"Bo" made his first public appearance at the halftime of the 1916 Thanksgiving Day football game between Texas and archrival the Agricultural and Mechanical College of Texas (later Texas A&M University), a game in which Texas defeated the Aggies 22 - 7.cite news |author=Billingsley, Richard |url= |title=No Place Else But Texas | publisher=ESPN |date=December 20 2001 |accessdate=2006-12-11] Following the game, Ben Dyer, editor of the UT campus magazine "The Alcalde", referred to the mascot as BEVO.cite news | author=Nicar, Jim | url= | title=The Truth About Bevo | publisher=The Daily Texan | date=June 3 2003 | accessdate=2006-12-11] It is not known why he chose this name, though various theories have been put forth, including that the article is a fabrication of Longhorns who hate the fact that the oldest public institution of higher learning in the state, Texas A&M, had a hand in naming their mascot.cite news | author=Nicar, Jim | url= | title=The Truth About Bevo | publisher=The Daily Texan | date=June 3 2003 | accessdate=2006-12-11]

The best-known tale has been called into question. The legend claims that the name came about due to an incident of vandalism led by students of the Agricultural and Mechanical College of Texas.cite news | author=Cox, Mike | url= | title=Bevo - The University of Texas' longhorn mascot | publisher=Texas Escapes | date= January 20 2004 | accessdate=2006-12-11] cite news | url= Bevo Branded 13–0 | title=The University of Texas: Now & Then | publisher=The University of Texas | date=June 25 2003 | accessdate=2006-12-11] It is true that in 1917, four Texas A&M Aggies kidnapped the longhorn and branded him with "13 - 0", the score of A&M's 1915 win over Texas. Texas students are rumored to have retaliated by changing the steer's brand to Bevo, as is sometimes claimed. However, there is actually evidence that Bevo was fattened up and served at a football banquet in 1920, due to the fact the university did not have the money to take care of him and he was not tamed to roam the campus. The Aggies were fed the side they had branded and presented with the hide, which still read 13–0.cite web | title=Texas Traditions - Bevo | work=40 Acres of Fun | url= | accessdate=2006-05-01] Since Ben Dyer had used the term one year previously, this would mean that the A&M prank could not have led to the name.Another story states that it is possible the editor had Bevo in mind, which was a near beer. However, the beverage did not become popular on campus until a later time, so this does not explain why Dyer would make such a reference.

Perhaps the most plausible story was the one reported in "The Daily Texan", the student newspaper of UT: "Through the 1900s and 1910s, newspapers ran a series of comic strips drawn by Gus Mager. The strips usually featured monkeys as the main characters, all named for their personality traits. Braggo the Monk constantly made empty boasts, Sherlocko the Monk was a bumbling detective, and so on. The comic strips were popular enough to create a nationwide fad for persons to nickname their friends the same way, with an 'o' added to the end. The Marx Brothers were so named by their colleagues in Vaudeville: Groucho was moody, Harpo played the harp, and Chico raised chicks when he was a boy. Mager's strips ran every Sunday in newspapers throughout Texas, including Austin. In addition, the term 'beeve' is the plural of beef, but is more commonly used as a slang term for a cow (or steer) that's destined to become food. The term is still used, though it was more common among the general public in the 1910s when Texas was more rural. The jump from 'beeve' to 'Bevo' isn't far, and makes more sense given the slang and national fads of the time."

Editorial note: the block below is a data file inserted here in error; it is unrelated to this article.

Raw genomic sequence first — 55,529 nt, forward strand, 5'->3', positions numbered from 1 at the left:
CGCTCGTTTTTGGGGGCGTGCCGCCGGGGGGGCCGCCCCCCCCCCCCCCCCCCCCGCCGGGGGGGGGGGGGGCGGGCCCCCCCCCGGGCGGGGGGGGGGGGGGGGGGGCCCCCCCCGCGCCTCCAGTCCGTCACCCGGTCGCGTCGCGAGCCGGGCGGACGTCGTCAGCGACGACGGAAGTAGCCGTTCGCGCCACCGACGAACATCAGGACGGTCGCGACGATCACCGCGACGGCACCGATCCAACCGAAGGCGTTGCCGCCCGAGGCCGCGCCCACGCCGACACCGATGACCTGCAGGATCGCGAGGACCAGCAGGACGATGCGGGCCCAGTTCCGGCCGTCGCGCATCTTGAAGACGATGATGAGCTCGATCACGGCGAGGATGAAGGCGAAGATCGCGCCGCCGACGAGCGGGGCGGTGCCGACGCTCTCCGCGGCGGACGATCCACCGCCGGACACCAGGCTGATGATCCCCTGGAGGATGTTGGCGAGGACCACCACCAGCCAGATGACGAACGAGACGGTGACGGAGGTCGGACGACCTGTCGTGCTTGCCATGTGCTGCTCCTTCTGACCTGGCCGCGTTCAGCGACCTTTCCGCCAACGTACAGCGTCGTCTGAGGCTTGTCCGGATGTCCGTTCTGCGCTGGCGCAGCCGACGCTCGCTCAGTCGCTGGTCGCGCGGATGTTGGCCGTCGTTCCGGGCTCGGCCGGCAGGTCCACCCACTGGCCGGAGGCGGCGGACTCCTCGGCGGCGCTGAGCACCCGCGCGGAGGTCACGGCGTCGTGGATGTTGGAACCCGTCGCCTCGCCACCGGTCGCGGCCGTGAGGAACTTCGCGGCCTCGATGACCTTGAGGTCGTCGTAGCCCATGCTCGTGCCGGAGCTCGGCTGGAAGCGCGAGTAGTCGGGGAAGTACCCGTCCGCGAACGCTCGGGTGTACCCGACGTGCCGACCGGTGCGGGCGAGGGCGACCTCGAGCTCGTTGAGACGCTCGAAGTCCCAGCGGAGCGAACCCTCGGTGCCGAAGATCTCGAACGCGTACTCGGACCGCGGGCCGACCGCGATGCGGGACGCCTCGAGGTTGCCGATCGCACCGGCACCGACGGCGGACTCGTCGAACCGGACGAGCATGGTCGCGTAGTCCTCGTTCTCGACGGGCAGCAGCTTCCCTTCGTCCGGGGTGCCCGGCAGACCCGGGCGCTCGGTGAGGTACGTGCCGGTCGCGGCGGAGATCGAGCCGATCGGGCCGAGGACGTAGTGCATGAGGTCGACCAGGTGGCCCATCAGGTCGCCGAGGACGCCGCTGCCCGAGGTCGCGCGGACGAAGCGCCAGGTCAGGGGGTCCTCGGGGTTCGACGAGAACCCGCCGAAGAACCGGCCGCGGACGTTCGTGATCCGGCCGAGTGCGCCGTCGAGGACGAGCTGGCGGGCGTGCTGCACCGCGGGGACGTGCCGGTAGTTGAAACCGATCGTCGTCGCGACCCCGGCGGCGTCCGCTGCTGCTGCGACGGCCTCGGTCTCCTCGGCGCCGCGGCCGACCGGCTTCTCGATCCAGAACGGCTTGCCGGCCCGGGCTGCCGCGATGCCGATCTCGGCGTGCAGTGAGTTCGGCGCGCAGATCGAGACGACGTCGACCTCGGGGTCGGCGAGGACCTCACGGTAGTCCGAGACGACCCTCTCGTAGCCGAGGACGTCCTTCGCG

Public appearances and traditions

Bevo makes appearances at all home football games of the University of Texas, as well as many away games. He also typically makes appearances at important pep rallies, such as the ones in the weeks before the games against Texas A&M and the University of Oklahoma. Following commencement ceremonies, he is typically on hand for photographs with graduates and their families.

Since 1945, the care of Bevo during his transportation and appearances has been entrusted to an honorary organization of undergraduate students called the Silver Spurs.cite web|url= |title=Silver Spurs Association] Bevo rides in a special burnt orange livestock trailer with his name on the side.

During football games, he typically stands or sits placidly behind one of the end zones (the south end zone in Darrell K. Royal-Texas Memorial Stadium) and is occasionally greeted by UT players when they score touchdowns. Contrary to popular belief, Bevo is not drugged during football games.cite news | url= | title=Long may he rein - say hello to Bevo XIV | date=September/October 2004 | publisher=Utopia | accessdate=2006-12-06] Bred to be docile, he is riled only in the most extreme of circumstances, such as once during a lightning storm during a game against Rice University, in which he broke away from his handlers.


*Sheila Henderson. "The Littlest Longhorn: The Saga of BEVO". The Littlest Book Company, Austin (1989). ISBN-13: 978-0962317101 .

External links

* [ Mack Brown Texas Football: Proud Traditions: Bevo]
* [ Texas Traditions: Bevo]
* [ Bevo XIII dead at 22]